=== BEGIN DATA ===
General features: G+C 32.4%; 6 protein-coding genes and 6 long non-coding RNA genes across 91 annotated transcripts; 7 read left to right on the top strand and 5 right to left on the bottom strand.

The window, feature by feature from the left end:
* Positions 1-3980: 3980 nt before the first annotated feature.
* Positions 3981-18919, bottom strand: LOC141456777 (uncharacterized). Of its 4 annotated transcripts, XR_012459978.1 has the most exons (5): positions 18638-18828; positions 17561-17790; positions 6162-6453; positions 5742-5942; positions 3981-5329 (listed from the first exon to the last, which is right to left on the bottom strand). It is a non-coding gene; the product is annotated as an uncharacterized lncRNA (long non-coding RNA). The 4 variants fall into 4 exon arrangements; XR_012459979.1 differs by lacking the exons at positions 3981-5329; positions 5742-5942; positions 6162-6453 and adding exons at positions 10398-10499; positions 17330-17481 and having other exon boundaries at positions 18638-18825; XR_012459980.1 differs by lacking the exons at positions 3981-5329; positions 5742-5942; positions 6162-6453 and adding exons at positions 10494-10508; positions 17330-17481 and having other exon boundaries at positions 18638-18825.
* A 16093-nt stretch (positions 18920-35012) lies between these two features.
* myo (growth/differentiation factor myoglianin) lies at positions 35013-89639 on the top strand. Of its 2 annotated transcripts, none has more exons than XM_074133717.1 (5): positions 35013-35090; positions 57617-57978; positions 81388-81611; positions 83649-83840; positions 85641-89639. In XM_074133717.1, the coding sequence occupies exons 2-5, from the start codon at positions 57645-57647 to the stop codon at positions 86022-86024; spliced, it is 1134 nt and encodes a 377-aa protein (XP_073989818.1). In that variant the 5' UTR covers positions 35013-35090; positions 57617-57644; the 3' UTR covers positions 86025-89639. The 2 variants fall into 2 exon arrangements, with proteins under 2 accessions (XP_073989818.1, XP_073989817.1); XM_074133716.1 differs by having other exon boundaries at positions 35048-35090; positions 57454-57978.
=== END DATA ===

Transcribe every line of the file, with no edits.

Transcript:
General features: G+C 32.4%; 6 protein-coding genes and 6 long non-coding RNA genes across 91 annotated transcripts; 7 read left to right on the top strand and 5 right to left on the bottom strand.

The window, feature by feature from the left end:
* Positions 1-3980: 3980 nt before the first annotated feature.
* Positions 3981-18919, bottom strand: LOC141456777 (uncharacterized). Of its 4 annotated transcripts, XR_012459978.1 has the most exons (5): positions 18638-18828; positions 17561-17790; positions 6162-6453; positions 5742-5942; positions 3981-5329 (listed from the first exon to the last, which is right to left on the bottom strand). It is a non-coding gene; the product is annotated as an uncharacterized lncRNA (long non-coding RNA). The 4 variants fall into 4 exon arrangements; XR_012459979.1 differs by lacking the exons at positions 3981-5329; positions 5742-5942; positions 6162-6453 and adding exons at positions 10398-10499; positions 17330-17481 and having other exon boundaries at positions 18638-18825; XR_012459980.1 differs by lacking the exons at positions 3981-5329; positions 5742-5942; positions 6162-6453 and adding exons at positions 10494-10508; positions 17330-17481 and having other exon boundaries at positions 18638-18825.
* A 16093-nt stretch (positions 18920-35012) lies between these two features.
* myo (growth/differentiation factor myoglianin) lies at positions 35013-89639 on the top strand. Of its 2 annotated transcripts, none has more exons than XM_074133717.1 (5): positions 35013-35090; positions 57617-57978; positions 81388-81611; positions 83649-83840; positions 85641-89639. In XM_074133717.1, the coding sequence occupies exons 2-5, from the start codon at positions 57645-57647 to the stop codon at positions 86022-86024; spliced, it is 1134 nt and encodes a 377-aa protein (XP_073989818.1). In that variant the 5' UTR covers positions 35013-35090; positions 57617-57644; the 3' UTR covers positions 86025-89639. The 2 variants fall into 2 exon arrangements, with proteins under 2 accessions (XP_073989818.1, XP_073989817.1); XM_074133716.1 differs by having other exon boundaries at positions 35048-35090; positions 57454-57978.